Christina, like so many girls of the twelfth century, wanted nothing more than to dedicate her chastity to God and serve him in a nunnery. Given the personal hygiene standards of the day, who can blame them. Sadly, her parents feared the weird cult that demanded virginity of young girls and so they conspired with the local bishop to get her married off.
Her story is full of Ralphs, Roberts, and Rogers. There are so many, in fact, that I cannot keep them straight. She was, for a couple of years, married to a guy named Burhtred, but this was after she had sworn her vow, and since the marriage was never consummated, Bishop Thurstan (Howell III) annulled it for her. Actually, that was probably a relief to poor Burhtred, who was free to marry someone else following the annulment, probably someone who was less enthusiastic about her virginity.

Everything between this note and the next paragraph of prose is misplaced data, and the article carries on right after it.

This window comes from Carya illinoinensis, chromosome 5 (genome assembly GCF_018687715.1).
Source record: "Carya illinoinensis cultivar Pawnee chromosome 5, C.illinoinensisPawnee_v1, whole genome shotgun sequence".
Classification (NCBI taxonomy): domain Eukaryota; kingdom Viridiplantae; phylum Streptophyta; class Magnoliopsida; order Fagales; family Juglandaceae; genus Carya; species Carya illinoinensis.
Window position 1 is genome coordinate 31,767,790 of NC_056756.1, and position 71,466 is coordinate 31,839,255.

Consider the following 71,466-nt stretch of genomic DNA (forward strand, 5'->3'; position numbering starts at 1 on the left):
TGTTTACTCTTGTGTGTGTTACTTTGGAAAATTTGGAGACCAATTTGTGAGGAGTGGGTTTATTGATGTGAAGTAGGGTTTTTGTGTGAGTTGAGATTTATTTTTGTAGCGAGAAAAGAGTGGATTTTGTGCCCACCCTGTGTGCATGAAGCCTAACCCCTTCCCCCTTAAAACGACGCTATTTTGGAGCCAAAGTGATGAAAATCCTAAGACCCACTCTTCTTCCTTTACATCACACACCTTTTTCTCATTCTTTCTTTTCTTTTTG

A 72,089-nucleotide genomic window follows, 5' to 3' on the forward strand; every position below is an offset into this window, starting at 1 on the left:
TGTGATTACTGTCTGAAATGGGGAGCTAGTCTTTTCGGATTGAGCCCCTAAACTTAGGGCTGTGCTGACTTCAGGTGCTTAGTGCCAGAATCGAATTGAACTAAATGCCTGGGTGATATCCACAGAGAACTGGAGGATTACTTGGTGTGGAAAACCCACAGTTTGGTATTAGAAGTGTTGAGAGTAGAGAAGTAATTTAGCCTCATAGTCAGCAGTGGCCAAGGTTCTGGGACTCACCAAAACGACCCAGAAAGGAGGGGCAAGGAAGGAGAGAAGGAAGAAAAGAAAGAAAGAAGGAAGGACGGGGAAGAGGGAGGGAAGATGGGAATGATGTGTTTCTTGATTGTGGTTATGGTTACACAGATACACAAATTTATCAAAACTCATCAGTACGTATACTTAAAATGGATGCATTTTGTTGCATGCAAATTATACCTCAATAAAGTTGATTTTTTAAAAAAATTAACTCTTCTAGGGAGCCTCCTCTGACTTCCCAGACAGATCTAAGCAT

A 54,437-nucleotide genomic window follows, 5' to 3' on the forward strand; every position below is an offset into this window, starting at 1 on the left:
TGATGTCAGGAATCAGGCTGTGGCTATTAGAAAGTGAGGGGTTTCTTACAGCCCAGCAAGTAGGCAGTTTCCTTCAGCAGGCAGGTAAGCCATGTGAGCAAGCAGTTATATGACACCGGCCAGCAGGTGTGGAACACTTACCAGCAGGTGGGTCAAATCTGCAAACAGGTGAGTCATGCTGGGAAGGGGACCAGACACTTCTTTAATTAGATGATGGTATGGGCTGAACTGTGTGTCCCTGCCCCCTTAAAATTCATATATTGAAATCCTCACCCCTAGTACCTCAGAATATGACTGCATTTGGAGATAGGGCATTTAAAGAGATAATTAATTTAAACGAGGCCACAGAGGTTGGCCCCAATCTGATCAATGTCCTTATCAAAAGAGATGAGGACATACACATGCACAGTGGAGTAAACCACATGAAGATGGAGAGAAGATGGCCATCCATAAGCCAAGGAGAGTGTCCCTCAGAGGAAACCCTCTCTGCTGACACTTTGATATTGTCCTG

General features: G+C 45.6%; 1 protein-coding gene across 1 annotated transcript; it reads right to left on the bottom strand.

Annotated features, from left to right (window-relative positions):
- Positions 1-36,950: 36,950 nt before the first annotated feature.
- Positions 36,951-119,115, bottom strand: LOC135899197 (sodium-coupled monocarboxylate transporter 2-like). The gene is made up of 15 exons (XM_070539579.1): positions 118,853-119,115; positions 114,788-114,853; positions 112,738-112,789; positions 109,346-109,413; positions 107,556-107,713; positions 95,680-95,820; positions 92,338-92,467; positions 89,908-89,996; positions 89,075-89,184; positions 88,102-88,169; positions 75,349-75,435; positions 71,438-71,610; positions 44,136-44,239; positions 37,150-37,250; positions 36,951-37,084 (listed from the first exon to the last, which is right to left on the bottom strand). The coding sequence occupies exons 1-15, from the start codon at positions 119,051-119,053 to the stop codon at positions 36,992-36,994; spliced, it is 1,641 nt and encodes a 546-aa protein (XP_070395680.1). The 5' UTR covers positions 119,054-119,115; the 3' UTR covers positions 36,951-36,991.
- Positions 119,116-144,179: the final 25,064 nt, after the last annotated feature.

Christina went on to become a model abbess, yada yada, but what I find remarkable about this is the rival bishops cutting each other off. I didn't do the story justice, but bishops were countermanding each other's orders all over the place: accepting her vow of chastity, annulling it to force the marriage, annulling the marriage to support the vow. And there was a bishop named Ralph Flambard who tried to seduce Christina, ignoring not only all the other vows, but presumably his own.